It is no coincidence that Madonna is the solo female artist who has sold the most tickets worldwide: her concerts are real multimedia shows studied in every detail, with futuristic staging, breathtaking choreography and real direction, as if it were a great Broadway musical in which the songs are always functional to tell a story. This (in part) explains the high cost of concert tickets in Milan: the First Numbered Sector has a price of €345.00, while the Second Numbered Sector and the Third Numbered Sector cost €287.50 and €201.25 respectively . The Parterre tickets are slightly lower: €287.50 for Parterre A standing, €201.25 for Parterre B standing. More “accessible” are the coupons for the Fourth Numbered Sector, Fifth Numbered Sector and Sixth Numbered Sector with Limited Visibility, which cost €138.00, €92.00 and €46.00 respectively: not exactly popular figures for such peripheral places . Unfortunately it is not new that ticket prices (especially those of the big names) have risen considerably after the almost two-year stop of the great live shows due to the pandemic, increasingly making concerts a luxury item reserved for the few, even if not it is difficult to foresee the sold out in a few hours for the dates at the Assago Forum.

Already the title The Celebration Tour, a sort of greatest hits evening, confirms our initial thesis on the substantial irrelevance of Louise Veronica Ciccone’s most recent production, an artist who has always been projected towards the future, who, for once, looks back, re-proposing the hits of the eighties, nineties and two thousand, while for years she has built the entire tour around her latest studio project, starting from first name. It is no coincidence, then, that the last two releases of the American artist, True Blue (35th Anniversary Edition) of 2021 and the collection of remixes Finally Enough Love: 50 Number Ones of 2022, are essentially a celebration of his glorious repertoire, without risking, with unreleased songs, having to collide with the younger and fiercer rivals Taylor Swift, Ariana Grande, Camila Cabello and Rosalia. On the other hand, Madonna is in good company: think of Sting and Simply Red who, despite having recently produced quality albums, in their last concerts reproduce a good 95% of their classics, with an almost total absence in the lineup , of their most recent songs.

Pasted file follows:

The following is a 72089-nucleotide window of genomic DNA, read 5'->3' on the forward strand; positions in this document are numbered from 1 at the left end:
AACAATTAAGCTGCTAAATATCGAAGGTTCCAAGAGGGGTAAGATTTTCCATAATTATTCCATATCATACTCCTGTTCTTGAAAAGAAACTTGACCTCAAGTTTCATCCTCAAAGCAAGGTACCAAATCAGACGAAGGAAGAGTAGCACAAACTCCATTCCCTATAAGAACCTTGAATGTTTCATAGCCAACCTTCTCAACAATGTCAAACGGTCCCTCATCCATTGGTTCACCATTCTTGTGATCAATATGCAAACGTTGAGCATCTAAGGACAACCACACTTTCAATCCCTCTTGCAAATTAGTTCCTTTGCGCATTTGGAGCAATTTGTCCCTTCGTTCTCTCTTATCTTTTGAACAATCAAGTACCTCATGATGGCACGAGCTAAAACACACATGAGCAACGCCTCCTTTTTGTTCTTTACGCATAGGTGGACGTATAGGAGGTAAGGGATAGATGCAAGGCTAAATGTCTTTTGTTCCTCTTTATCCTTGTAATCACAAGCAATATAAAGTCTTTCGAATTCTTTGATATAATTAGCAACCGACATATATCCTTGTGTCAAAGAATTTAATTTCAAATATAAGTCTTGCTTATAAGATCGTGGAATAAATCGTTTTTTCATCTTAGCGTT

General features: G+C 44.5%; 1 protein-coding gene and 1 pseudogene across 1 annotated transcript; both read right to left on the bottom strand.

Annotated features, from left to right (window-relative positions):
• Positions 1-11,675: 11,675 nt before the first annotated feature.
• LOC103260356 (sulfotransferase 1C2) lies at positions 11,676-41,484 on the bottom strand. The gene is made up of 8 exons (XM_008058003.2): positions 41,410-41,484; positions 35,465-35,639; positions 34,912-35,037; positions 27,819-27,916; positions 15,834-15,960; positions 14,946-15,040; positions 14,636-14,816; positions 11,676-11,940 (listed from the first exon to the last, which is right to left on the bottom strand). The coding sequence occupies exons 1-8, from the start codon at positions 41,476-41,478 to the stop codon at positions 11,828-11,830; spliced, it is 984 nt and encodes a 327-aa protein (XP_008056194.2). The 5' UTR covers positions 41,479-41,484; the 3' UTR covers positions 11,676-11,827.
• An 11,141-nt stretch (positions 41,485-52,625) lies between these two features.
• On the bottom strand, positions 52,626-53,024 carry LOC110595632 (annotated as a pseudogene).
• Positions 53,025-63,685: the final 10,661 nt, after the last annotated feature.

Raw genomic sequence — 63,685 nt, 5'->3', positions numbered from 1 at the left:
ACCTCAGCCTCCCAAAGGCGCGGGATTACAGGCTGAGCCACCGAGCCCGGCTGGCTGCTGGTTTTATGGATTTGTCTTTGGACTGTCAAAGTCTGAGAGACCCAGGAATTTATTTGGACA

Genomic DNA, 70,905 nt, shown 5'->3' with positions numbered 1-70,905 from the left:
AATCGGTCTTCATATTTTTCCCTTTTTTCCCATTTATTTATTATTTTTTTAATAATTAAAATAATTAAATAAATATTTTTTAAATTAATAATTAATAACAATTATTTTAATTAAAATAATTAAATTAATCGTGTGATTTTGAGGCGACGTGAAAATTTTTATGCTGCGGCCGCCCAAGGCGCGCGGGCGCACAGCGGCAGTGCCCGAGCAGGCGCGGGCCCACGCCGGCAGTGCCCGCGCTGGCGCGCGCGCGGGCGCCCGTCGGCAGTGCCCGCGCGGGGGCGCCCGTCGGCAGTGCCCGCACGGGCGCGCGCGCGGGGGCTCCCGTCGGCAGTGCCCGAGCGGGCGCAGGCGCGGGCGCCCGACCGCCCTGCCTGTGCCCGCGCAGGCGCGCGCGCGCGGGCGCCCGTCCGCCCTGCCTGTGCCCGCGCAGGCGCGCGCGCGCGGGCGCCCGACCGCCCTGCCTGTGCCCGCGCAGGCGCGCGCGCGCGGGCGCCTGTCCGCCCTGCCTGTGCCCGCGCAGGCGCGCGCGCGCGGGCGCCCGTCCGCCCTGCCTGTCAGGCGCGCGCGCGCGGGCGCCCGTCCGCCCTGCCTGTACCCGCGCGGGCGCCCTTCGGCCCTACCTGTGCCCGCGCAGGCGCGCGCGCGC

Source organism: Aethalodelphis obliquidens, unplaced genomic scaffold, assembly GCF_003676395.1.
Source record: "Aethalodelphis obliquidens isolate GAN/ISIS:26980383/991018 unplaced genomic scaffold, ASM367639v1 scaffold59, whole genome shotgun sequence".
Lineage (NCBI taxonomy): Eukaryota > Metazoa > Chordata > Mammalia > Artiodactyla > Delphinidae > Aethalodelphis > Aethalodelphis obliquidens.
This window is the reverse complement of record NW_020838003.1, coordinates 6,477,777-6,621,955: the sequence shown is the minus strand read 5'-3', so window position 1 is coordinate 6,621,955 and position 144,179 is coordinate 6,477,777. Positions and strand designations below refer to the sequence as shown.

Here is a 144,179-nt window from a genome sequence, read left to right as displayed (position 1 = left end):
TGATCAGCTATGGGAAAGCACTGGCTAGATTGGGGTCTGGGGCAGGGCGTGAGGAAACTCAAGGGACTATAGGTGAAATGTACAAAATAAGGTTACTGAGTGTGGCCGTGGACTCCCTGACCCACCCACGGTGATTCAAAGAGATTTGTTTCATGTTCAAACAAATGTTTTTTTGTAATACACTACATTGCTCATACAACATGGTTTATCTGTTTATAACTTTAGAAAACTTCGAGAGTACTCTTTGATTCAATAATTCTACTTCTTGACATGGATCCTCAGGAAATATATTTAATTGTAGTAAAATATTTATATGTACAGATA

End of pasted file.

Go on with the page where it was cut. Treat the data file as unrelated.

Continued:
An emblematic case is that of the Rolling Stones, who in their crowded concerts range from the iconic hits of the Sixties up to Start me up, recorded way back in 1981. Someone could object (rightly) that the prevailing way of enjoying music today, streaming, often leads to fast and bulimic listening, while physical albums, via cassette, CD and vinyl, allowed passages to cement themselves little by little in the memory. Furthermore, it is undeniable that albums, compared to singles, have today lost the centrality they once had for an artist, both from a musical and economic point of view, so much so that works published only in digital versions are increasingly frequent. For this reason, it is probable that Madonna will devote herself less and less to her albums in the coming years, occasionally releasing singles to satisfy the thirst for novelty of her many fans, while her concerts will remain her true core business. Of course, if the Bay City artist is able to prove us wrong with new works comparable in quality to Ray of Light oa Confessions on a Dancefoor, we will be the first to rejoice. One thing is certain: Louise Veronica Ciccone will find a way to amaze us once again.

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Is Madonna’s new music still relevant today?